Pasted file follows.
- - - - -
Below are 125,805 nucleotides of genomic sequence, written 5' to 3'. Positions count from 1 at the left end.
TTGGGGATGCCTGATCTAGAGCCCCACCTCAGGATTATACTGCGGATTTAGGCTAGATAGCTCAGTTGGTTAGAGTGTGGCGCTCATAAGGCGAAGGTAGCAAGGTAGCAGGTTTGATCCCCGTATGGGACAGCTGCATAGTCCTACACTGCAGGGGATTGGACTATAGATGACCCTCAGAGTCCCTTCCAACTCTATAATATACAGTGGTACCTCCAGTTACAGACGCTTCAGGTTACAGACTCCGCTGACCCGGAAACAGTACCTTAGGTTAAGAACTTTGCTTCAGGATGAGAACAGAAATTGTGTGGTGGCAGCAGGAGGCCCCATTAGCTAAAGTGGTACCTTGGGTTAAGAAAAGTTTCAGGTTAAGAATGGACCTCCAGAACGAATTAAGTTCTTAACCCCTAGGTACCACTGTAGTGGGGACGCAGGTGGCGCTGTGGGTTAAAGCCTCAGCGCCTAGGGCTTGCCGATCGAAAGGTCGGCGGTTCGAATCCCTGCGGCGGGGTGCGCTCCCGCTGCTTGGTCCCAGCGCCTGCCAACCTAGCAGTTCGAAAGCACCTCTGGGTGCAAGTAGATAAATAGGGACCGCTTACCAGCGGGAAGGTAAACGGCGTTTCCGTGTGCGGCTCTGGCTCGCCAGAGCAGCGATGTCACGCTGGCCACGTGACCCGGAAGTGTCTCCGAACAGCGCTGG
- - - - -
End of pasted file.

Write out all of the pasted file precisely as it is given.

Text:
Below are 125,805 nucleotides of genomic sequence, written 5' to 3'. Positions count from 1 at the left end.
TTGGGGATGCCTGATCTAGAGCCCCACCTCAGGATTATACTGCGGATTTAGGCTAGATAGCTCAGTTGGTTAGAGTGTGGCGCTCATAAGGCGAAGGTAGCAAGGTAGCAGGTTTGATCCCCGTATGGGACAGCTGCATAGTCCTACACTGCAGGGGATTGGACTATAGATGACCCTCAGAGTCCCTTCCAACTCTATAATATACAGTGGTACCTCCAGTTACAGACGCTTCAGGTTACAGACTCCGCTGACCCGGAAACAGTACCTTAGGTTAAGAACTTTGCTTCAGGATGAGAACAGAAATTGTGTGGTGGCAGCAGGAGGCCCCATTAGCTAAAGTGGTACCTTGGGTTAAGAAAAGTTTCAGGTTAAGAATGGACCTCCAGAACGAATTAAGTTCTTAACCCCTAGGTACCACTGTAGTGGGGACGCAGGTGGCGCTGTGGGTTAAAGCCTCAGCGCCTAGGGCTTGCCGATCGAAAGGTCGGCGGTTCGAATCCCTGCGGCGGGGTGCGCTCCCGCTGCTTGGTCCCAGCGCCTGCCAACCTAGCAGTTCGAAAGCACCTCTGGGTGCAAGTAGATAAATAGGGACCGCTTACCAGCGGGAAGGTAAACGGCGTTTCCGTGTGCGGCTCTGGCTCGCCAGAGCAGCGATGTCACGCTGGCCACGTGACCCGGAAGTGTCTCCGAACAGCGCTGG